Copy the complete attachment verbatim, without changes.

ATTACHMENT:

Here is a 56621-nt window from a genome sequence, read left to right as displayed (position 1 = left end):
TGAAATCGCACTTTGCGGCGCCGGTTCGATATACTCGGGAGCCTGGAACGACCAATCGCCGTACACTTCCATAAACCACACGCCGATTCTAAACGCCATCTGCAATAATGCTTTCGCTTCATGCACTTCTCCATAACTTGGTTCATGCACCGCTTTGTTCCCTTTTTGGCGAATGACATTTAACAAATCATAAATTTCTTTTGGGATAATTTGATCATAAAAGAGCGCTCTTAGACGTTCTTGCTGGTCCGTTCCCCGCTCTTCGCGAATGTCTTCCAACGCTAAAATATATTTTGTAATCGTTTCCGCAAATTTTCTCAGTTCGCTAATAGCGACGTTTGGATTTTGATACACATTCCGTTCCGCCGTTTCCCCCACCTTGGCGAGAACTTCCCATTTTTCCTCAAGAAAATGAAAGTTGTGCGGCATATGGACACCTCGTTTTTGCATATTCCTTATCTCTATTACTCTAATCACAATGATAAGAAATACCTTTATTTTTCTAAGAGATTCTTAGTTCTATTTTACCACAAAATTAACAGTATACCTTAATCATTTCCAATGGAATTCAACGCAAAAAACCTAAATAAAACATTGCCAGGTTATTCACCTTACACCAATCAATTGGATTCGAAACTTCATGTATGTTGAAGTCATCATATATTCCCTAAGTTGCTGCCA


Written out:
Here is a 56621-nt window from a genome sequence, read left to right as displayed (position 1 = left end):
TGAAATCGCACTTTGCGGCGCCGGTTCGATATACTCGGGAGCCTGGAACGACCAATCGCCGTACACTTCCATAAACCACACGCCGATTCTAAACGCCATCTGCAATAATGCTTTCGCTTCATGCACTTCTCCATAACTTGGTTCATGCACCGCTTTGTTCCCTTTTTGGCGAATGACATTTAACAAATCATAAATTTCTTTTGGGATAATTTGATCATAAAAGAGCGCTCTTAGACGTTCTTGCTGGTCCGTTCCCCGCTCTTCGCGAATGTCTTCCAACGCTAAAATATATTTTGTAATCGTTTCCGCAAATTTTCTCAGTTCGCTAATAGCGACGTTTGGATTTTGATACACATTCCGTTCCGCCGTTTCCCCCACCTTGGCGAGAACTTCCCATTTTTCCTCAAGAAAATGAAAGTTGTGCGGCATATGGACACCTCGTTTTTGCATATTCCTTATCTCTATTACTCTAATCACAATGATAAGAAATACCTTTATTTTTCTAAGAGATTCTTAGTTCTATTTTACCACAAAATTAACAGTATACCTTAATCATTTCCAATGGAATTCAACGCAAAAAACCTAAATAAAACATTGCCAGGTTATTCACCTTACACCAATCAATTGGATTCGAAACTTCATGTATGTTGAAGTCATCATATATTCCCTAAGTTGCTGCCA